Heads up: Top comment and controversy

Foreign aid: How important is the West in fixing the world's problems?

The argument over foreign aid shows no sign of letting up as a spate of comment pieces in recent days has fought over how much good the West can do, with personal attacks erupting in an often bad-tempered dispute.

Case 1: We can do plenty

Microsoft-founder turned billionaire philanthropist Bill Gates released the Gates Foundation's annual letter early last week, titled '3 myths that block progress for the poor'.

The second 'myth' that Gates argues is holding back progress is that 'foreign aid is a big waste'. He replies:

"Broadly speaking, aid is a fantastic investment, and we should be doing more. It saves and improves lives very effectively, laying the groundwork for the kind of long-term economic progress."

The detail is laid out in an infographic-heavy post on the Gates foundation's website.

Case 2: We're bit players at best

Aid sceptic and development economist William Easterly acknowledged that "incredible progress" has been made and praised Gates for refuting the dogma that "all foreign aid is wasted", but went on to question the over-arching importance of Western assistance in a Financial Times op-ed.

"Mr and Mrs Gates promulgate myths of their own. They overstate the contribution that foreign aid makes to economic progress in the world’s poorest regions. And they exaggerate the role played by philanthropists and politicians...

The obsession with international aid is a rich-world vanity that exaggerates the importance of western elites."

Aid booster Jeffrey Sachs sent an accusatory tweet in response to Easterly which appeared to conflate 'rich world' vanity with Bill Gates's personal contribution:

 


British Foreign Secretary William Hague visiting a World Food Programme Center on the outskirts of Beirut earlier this year British Foreign Secretary William Hague visiting a World Food Programme Center on the outskirts of Beirut earlier this year

 

 

 

 

 

 

 

 

 

Case 3: Don't cut aid. But it won't end poverty

Why Nations Fail: The Origins of Power, Prosperity and Poverty was hailed as one of, if not the most important book on development released last year. Its authors, former economists Daron Acemoglu and James A. Robinson, start from a similar perspective to William Easterly in a piece for The Spectator :

The idea that large donations can remedy poverty has dominated the theory of economic development — and the thinking in many international aid agencies and governments — since the 1950s.

 And how have the results been? Not so good, actually. Millions have moved out of abject poverty around the world over the past six decades, but that has had little to do with foreign aid."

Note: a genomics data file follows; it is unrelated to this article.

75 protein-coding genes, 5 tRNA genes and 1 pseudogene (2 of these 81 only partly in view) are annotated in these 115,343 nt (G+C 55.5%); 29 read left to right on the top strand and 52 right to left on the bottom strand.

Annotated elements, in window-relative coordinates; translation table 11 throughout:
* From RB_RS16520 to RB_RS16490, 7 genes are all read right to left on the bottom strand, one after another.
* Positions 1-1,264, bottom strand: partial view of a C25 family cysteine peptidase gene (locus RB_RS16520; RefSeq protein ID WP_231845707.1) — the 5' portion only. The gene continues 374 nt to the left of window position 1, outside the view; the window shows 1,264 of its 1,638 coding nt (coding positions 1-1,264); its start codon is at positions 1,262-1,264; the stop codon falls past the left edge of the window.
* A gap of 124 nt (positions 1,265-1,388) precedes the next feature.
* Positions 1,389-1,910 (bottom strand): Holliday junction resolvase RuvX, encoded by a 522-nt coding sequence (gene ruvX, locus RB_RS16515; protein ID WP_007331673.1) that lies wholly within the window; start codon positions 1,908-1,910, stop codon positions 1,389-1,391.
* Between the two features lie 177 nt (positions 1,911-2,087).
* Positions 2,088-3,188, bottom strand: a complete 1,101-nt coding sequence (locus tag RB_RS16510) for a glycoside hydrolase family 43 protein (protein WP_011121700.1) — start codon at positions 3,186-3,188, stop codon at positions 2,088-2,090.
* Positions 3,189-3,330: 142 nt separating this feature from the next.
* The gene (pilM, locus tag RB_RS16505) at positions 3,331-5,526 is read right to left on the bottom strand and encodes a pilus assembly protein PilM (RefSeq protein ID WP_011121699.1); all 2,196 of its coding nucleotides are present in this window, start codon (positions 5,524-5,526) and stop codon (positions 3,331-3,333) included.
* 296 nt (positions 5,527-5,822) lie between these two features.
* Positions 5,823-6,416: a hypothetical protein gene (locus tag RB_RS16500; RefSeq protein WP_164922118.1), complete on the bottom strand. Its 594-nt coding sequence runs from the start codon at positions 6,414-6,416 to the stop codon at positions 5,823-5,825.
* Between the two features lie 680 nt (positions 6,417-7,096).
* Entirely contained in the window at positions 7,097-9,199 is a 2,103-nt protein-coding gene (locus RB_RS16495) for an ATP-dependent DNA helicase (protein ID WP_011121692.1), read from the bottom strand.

The pair do not argue for a reduction in aid - "the cash can still do a lot of good" - but suggest the focus should turn to larger, structural problems - such as corrupt or failing institutions - rather than the piecemeal allocation of aid.

React Now

Read Next
Jack Warner  

Fifa corruption: Strip Qatar of the World Cup? Not likely

Tom Peck
Army reservist Corporal James Dunsby  

Whether it’s in the City, the Army or at school, this ritual sadism has to stop

Chris Blackhurst
Sepp Blatter resignation: The beginning of Fifa's long road to reform?

Does Blatter's departure mean Fifa will automatically clean up its act?

Don't bet on it, says Tom Peck
Charles Kennedy: The baby of the House who grew into a Lib Dem giant

The baby of the House who grew into a Lib Dem giant

Charles Kennedy was consistently a man of the centre-left, dedicated to social justice, but was also a champion of liberty and an opponent of the nanny-state, says Baroness Williams
Syria civil war: The harrowing testament of a five-year-old victim of this endless conflict

The harrowing testament of a five-year-old victim of Syria's endless civil war

Sahar Qanbar lost her mother and brother as civilians and government soldiers fought side by side after being surrounded by brutal Islamist fighters. Robert Fisk visited her
The future of songwriting: How streaming is changing everything we know about making music

The future of songwriting

How streaming is changing everything we know about making music
William Shemin and Henry Johnson: Jewish and black soldiers receive World War I Medal of Honor amid claims of discrimination

Recognition at long last

Jewish and black soldiers who fought in WWI finally receive medals after claims of discrimination
Beating obesity: The new pacemaker which helps over-eaters

Beating obesity

The new pacemaker which helps over-eaters
9 best women's festival waterproofs

Ready for rain: 9 best women's festival waterproofs

These are the macs to keep your denim dry and your hair frizz-free(ish)
Cycling World Hour Record: Nervous Sir Bradley Wiggins ready for pain as he prepares to go distance

Wiggins worried

Nervous Sir Bradley ready for pain as he prepares to attempt cycling's World Hour Record
Liverpool close in on Milner signing

Liverpool close in on Milner signing

Reds baulk at Christian Benteke £32.5m release clause
On your feet! Spending at least two hours a day standing reduces the risk of heart attacks, cancer and diabetes, according to new research

On your feet!

Spending half the day standing 'reduces risk of heart attacks and cancer'
With scores of surgeries closing, what hope is there for the David Cameron's promise of 5,000 more GPs and a 24/7 NHS?

The big NHS question

Why are there so few new GPs when so many want to study medicine?
Big knickers are back: Thongs ain't what they used to be

Thongs ain't what they used to be

Big knickers are back
Thurston Moore interview

Thurston Moore interview

On living in London, Sonic Youth and musical memoirs
In full bloom

In full bloom

Floral print womenswear
From leading man to Elephant Man, Bradley Cooper is terrific

From leading man to Elephant Man

Bradley Cooper is terrific